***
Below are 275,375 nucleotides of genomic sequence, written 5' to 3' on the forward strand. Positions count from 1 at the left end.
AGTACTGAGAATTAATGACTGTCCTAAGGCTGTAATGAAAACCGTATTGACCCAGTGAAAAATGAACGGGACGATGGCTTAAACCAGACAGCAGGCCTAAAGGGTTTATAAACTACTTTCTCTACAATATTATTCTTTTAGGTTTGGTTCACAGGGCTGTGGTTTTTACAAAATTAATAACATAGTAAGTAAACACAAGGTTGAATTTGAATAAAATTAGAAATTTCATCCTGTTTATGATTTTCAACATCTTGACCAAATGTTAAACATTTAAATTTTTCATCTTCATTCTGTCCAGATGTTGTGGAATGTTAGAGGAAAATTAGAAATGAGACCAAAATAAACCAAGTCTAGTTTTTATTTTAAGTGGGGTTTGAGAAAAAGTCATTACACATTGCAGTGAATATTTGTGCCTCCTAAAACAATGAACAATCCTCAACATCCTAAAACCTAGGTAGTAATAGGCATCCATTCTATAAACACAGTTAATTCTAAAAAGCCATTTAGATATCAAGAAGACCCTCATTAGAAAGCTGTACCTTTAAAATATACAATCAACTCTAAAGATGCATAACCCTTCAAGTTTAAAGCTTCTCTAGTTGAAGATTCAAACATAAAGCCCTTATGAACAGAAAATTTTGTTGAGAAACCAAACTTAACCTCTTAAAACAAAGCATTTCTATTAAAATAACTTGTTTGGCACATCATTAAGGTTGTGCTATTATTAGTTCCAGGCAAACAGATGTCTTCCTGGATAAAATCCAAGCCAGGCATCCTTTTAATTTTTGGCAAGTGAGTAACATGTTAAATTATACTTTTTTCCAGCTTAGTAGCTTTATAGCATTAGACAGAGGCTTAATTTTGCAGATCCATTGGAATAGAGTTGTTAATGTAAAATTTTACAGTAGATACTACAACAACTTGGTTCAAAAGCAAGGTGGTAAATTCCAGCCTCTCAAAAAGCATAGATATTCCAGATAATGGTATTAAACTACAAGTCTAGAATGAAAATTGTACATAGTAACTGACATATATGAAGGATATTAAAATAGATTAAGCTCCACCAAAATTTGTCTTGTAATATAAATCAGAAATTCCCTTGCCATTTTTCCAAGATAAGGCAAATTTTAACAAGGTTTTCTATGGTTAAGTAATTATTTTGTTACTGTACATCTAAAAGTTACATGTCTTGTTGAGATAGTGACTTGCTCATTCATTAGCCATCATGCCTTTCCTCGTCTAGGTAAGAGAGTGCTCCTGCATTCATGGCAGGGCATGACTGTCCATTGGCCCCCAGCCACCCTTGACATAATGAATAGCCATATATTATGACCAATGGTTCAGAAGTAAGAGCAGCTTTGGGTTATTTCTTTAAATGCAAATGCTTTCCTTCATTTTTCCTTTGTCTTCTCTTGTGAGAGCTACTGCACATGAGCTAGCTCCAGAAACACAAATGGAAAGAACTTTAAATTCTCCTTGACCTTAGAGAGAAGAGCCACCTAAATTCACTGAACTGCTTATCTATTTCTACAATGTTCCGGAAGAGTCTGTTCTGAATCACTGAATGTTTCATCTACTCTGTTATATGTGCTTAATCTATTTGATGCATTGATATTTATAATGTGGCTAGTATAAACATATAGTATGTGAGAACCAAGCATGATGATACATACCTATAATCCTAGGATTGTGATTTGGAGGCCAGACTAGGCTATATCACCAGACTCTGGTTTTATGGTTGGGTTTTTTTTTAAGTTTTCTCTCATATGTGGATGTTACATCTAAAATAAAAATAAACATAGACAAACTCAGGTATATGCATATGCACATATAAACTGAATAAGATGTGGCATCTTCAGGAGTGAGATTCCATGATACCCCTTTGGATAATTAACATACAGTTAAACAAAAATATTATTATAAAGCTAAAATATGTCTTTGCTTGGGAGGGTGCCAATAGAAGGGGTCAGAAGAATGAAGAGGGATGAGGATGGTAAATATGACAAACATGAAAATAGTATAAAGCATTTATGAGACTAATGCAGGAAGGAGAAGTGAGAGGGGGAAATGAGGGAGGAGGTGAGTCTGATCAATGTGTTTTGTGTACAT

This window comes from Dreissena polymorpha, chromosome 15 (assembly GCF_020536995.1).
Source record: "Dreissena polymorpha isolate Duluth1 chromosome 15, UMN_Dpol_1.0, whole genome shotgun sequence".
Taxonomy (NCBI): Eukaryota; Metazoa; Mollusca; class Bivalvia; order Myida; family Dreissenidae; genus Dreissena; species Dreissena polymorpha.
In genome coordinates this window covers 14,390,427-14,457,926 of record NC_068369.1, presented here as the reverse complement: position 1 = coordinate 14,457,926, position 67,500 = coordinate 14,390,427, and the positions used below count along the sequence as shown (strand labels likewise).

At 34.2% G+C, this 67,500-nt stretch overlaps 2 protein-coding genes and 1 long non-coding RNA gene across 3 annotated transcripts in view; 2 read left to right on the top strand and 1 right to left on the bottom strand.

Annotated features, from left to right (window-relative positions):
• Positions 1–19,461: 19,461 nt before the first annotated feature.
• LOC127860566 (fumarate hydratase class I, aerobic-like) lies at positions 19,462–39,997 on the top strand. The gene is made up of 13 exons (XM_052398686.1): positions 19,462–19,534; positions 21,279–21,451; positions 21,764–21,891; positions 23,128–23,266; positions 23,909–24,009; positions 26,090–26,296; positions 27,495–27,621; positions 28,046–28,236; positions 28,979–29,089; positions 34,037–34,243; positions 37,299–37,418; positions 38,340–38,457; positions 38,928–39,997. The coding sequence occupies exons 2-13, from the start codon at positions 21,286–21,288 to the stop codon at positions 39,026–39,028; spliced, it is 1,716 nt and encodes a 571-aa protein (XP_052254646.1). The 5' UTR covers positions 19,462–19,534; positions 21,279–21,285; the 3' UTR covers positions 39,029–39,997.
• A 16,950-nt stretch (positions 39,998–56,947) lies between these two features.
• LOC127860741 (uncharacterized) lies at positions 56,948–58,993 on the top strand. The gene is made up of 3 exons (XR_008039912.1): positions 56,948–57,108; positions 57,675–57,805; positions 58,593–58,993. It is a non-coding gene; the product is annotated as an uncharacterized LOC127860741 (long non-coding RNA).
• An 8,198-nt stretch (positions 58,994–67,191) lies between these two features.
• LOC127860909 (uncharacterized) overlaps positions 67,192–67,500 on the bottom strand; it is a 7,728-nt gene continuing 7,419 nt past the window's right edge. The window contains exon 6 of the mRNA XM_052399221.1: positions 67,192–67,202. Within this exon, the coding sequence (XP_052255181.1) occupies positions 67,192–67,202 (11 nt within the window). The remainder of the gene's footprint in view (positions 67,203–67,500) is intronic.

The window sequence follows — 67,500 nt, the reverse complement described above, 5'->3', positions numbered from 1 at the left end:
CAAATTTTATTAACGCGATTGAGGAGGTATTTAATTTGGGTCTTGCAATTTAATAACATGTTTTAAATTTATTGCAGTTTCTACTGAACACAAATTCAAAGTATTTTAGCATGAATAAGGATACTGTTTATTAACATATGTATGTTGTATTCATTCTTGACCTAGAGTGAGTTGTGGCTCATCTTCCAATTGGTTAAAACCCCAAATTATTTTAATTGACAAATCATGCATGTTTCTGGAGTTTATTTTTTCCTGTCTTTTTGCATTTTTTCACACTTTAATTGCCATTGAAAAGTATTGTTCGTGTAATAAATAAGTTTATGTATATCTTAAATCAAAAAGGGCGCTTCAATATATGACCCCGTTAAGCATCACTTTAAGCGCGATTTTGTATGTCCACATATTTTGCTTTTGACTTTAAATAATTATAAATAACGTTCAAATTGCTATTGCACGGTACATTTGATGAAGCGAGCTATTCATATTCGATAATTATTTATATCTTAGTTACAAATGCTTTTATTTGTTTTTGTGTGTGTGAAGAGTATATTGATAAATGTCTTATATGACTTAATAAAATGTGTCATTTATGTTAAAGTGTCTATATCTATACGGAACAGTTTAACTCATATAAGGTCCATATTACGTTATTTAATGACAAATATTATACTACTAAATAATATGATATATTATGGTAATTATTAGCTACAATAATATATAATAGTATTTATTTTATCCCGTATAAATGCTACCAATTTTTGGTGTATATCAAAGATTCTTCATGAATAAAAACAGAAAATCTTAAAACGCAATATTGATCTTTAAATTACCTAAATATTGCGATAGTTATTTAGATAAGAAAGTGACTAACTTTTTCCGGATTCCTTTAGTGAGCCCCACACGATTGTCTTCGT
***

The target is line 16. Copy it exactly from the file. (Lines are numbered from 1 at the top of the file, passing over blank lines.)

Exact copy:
CAAATTTTATTAACGCGATTGAGGAGGTATTTAATTTGGGTCTTGCAATTTAATAACATGTTTTAAATTTATTGCAGTTTCTACTGAACACAAATTCAAAGTATTTTAGCATGAATAAGGATACTGTTTATTAACATATGTATGTTGTATTCATTCTTGACCTAGAGTGAGTTGTGGCTCATCTTCCAATTGGTTAAAACCCCAAATTATTTTAATTGACAAATCATGCATGTTTCTGGAGTTTATTTTTTCCTGTCTTTTTGCATTTTTTCACACTTTAATTGCCATTGAAAAGTATTGTTCGTGTAATAAATAAGTTTATGTATATCTTAAATCAAAAAGGGCGCTTCAATATATGACCCCGTTAAGCATCACTTTAAGCGCGATTTTGTATGTCCACATATTTTGCTTTTGACTTTAAATAATTATAAATAACGTTCAAATTGCTATTGCACGGTACATTTGATGAAGCGAGCTATTCATATTCGATAATTATTTATATCTTAGTTACAAATGCTTTTATTTGTTTTTGTGTGTGTGAAGAGTATATTGATAAATGTCTTATATGACTTAATAAAATGTGTCATTTATGTTAAAGTGTCTATATCTATACGGAACAGTTTAACTCATATAAGGTCCATATTACGTTATTTAATGACAAATATTATACTACTAAATAATATGATATATTATGGTAATTATTAGCTACAATAATATATAATAGTATTTATTTTATCCCGTATAAATGCTACCAATTTTTGGTGTATATCAAAGATTCTTCATGAATAAAAACAGAAAATCTTAAAACGCAATATTGATCTTTAAATTACCTAAATATTGCGATAGTTATTTAGATAAGAAAGTGACTAACTTTTTCCGGATTCCTTTAGTGAGCCCCACACGATTGTCTTCGT